I rise to refute this matter of public importance that the opposition has put—that we have not put jobs at the centre of our economy. The $130 billion JobKeeper program is unbelievably unprecedented and unique. I can't emphasise enough how their argument is absolutely flawed. For the whole of Australia this has been an unbelievably positive program going forward. That's not to say that there are not aspects of it such that some people may miss out. But we haven't just provided a JobKeeper lifeline; we've also provided a JobSeeker lifeline. So, we are now looking at supporting almost 50 per cent of the adult working population. That is unbelievable, and it is because we have recognised two clear crises.
There are people in this parliament who have thought and argued strongly that we should only be looking at this as a health crisis. It has been very clear that this government has had both aspects of this crisis clearly front and centre from the very start. If you look at the messages that have come through very clearly from the Prime Minister, they have been about a bipartisan approach. Firstly, forming the National Cabinet: I think Australians around the country have been thrilled by the bipartisan support of the federal, state and territory governments working together. Secondly, we've been very clear that the health of all Australians comes first, and we have been very clear about making sure that we have done the most that we can to flatten the curve and prepare our healthcare system. But equally, at the same time and at speed, we have managed to put together an amazing package that is the envy of the world—I'm really sorry, I just have to say that. I've spoken to colleagues around the world. Our package is unique and clever in its construction, and that is because it has put a Liberal philosophy at its very heart. We understand the strong economic approach—that business is at the heart of our economy.
Small businesses, medium-sized businesses and large businesses are the heartbeat of the Australian economy. By providing JobKeeper to businesses to soften the blow and to allow them to support their employees, it has meant that we have provided the dignity of work to Australians. Six million Australians are being supported by JobKeeper—six million people who may otherwise not have had that support have been supported, and 800,000 businesses are now able to continue to provide support and dignity to an amazing number of people in this country. That is not something to be sneezed at.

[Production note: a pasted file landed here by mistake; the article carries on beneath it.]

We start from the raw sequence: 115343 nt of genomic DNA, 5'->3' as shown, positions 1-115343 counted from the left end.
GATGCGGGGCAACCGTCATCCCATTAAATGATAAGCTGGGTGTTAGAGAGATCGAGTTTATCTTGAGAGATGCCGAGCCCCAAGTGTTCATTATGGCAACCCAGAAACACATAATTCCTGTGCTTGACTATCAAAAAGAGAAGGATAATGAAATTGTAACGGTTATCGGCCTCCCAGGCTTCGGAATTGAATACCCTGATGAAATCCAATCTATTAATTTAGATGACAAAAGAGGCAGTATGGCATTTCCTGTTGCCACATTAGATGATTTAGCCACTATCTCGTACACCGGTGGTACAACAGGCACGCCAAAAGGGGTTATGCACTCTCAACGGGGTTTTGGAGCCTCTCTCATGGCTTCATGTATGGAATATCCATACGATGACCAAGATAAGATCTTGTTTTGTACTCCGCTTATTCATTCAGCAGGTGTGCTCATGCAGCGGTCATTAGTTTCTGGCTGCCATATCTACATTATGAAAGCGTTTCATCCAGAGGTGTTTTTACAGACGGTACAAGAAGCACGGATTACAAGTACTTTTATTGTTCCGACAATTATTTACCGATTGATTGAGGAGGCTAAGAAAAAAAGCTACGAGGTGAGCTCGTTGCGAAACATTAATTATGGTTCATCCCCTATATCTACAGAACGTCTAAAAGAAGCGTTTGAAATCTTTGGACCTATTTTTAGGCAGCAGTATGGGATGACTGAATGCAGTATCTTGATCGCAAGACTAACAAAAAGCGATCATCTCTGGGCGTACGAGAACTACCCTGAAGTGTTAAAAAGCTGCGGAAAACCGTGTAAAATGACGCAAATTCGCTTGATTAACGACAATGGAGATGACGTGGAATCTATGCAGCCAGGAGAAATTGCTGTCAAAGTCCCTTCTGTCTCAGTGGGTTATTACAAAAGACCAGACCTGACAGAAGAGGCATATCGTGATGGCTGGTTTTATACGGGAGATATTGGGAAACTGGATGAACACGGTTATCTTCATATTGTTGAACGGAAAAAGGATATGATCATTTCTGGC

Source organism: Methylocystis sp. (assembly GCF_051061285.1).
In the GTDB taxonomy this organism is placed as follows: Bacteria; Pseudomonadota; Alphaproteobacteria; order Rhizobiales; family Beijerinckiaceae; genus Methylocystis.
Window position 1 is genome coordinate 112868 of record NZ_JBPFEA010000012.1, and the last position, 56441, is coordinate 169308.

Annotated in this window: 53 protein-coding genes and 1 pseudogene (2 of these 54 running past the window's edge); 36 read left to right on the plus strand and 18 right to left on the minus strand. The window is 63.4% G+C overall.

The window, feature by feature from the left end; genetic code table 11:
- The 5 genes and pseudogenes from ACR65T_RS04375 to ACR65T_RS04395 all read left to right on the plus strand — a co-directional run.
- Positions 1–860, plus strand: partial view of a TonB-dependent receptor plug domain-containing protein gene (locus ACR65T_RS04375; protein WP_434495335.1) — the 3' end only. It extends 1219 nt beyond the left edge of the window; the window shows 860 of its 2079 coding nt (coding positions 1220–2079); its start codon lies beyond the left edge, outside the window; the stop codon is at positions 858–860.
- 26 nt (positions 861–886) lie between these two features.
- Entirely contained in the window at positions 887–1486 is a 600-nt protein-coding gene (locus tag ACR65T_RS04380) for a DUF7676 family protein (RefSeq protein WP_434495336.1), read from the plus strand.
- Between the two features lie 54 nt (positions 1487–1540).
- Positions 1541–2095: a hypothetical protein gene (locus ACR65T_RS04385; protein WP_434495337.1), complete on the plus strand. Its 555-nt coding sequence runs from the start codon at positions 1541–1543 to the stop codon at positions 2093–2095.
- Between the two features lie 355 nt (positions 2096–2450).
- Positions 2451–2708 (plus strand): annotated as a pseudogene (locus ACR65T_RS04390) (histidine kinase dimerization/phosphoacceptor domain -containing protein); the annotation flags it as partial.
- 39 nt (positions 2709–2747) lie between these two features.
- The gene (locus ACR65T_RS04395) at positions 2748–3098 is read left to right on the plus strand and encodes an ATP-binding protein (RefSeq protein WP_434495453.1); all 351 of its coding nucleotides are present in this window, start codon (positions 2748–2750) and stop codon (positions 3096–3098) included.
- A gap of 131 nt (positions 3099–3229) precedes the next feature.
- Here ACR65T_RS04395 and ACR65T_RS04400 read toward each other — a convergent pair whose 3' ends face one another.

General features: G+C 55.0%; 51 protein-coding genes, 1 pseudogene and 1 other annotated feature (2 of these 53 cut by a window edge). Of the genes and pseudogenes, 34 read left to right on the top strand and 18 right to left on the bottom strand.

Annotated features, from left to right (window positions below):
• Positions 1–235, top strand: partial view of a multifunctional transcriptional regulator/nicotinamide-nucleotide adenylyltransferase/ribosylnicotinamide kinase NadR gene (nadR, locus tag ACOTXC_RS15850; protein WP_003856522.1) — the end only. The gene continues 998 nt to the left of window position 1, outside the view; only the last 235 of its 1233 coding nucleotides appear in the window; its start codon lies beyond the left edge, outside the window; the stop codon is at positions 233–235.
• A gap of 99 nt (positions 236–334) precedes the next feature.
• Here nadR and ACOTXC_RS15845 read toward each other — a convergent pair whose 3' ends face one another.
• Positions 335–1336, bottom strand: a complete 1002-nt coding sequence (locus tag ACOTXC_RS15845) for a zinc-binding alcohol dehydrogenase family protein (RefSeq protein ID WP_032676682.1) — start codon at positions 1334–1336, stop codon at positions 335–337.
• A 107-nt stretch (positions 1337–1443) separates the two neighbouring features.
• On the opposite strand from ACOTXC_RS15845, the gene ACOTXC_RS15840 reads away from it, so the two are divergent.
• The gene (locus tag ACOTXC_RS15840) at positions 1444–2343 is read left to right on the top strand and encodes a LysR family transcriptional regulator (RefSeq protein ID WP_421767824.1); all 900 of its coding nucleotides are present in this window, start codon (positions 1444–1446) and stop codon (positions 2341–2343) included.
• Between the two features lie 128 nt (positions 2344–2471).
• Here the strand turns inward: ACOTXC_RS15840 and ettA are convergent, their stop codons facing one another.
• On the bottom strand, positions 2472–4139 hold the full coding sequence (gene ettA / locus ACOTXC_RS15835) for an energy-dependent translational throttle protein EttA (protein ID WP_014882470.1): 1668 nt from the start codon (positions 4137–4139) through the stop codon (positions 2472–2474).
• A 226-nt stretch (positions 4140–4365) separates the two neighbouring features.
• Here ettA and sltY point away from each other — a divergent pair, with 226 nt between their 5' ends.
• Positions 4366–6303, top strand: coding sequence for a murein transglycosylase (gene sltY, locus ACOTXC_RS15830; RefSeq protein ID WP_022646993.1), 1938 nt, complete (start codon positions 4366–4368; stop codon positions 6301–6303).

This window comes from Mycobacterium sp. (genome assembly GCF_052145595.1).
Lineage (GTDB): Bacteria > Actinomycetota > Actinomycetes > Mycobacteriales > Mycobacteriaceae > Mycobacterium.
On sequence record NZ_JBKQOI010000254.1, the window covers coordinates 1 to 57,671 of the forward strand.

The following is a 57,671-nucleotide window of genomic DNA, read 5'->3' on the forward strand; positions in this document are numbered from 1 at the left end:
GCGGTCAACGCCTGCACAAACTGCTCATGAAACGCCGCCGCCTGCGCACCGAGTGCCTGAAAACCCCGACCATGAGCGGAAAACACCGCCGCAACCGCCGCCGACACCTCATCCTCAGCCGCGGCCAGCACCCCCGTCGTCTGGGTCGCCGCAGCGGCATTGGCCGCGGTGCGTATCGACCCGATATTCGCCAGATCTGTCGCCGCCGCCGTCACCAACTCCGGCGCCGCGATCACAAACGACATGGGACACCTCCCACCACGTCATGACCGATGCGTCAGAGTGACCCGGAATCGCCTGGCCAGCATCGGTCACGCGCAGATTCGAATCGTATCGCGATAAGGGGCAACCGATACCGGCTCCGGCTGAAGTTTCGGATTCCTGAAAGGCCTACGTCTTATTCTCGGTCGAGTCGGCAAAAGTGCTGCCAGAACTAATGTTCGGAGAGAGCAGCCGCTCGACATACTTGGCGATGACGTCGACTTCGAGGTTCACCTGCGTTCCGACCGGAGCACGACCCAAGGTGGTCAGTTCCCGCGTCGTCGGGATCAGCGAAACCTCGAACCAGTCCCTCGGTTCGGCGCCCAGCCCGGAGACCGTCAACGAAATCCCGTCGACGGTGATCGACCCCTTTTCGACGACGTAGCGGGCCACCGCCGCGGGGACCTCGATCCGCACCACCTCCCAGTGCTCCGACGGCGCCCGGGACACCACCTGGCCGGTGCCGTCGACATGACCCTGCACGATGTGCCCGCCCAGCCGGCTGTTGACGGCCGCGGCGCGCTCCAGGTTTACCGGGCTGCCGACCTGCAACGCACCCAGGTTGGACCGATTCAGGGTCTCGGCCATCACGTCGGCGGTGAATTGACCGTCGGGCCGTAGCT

On top of that, by providing that support to these businesses for their employees, it means that they can therefore be more generous to those who may not meet that JobKeeper criterion, if they do fall through the jobseeker category. So we've got to remember that we have provided this massive amount of support. It is unprecedented in our history, and it is the right solution at the right time. It is a temporary measure to cushion the economy and get us to the other side. It is truly a Liberal philosophy that has taken us to this point. I have to say, the response from the community has been extraordinary.
In the electorate of Higgins, which I am the member for, I've had dozens if not hundreds of emails about JobKeeper and how enthusiastic people are in supporting JobKeeper—I've had retailers, I've had cafes and restaurants, I've had financial services and I've had new businesses that have just started up in the last three or four years who've been faced with closing their doors. I've had letters from people saying that they were expecting to shed 80 per cent of their jobs in the early weeks of February. They were so amazingly relieved that we had offered them this support so that they could keep their businesses going so we can be ready on the other side to get to a new COVID response where Australians can pick up and move forward.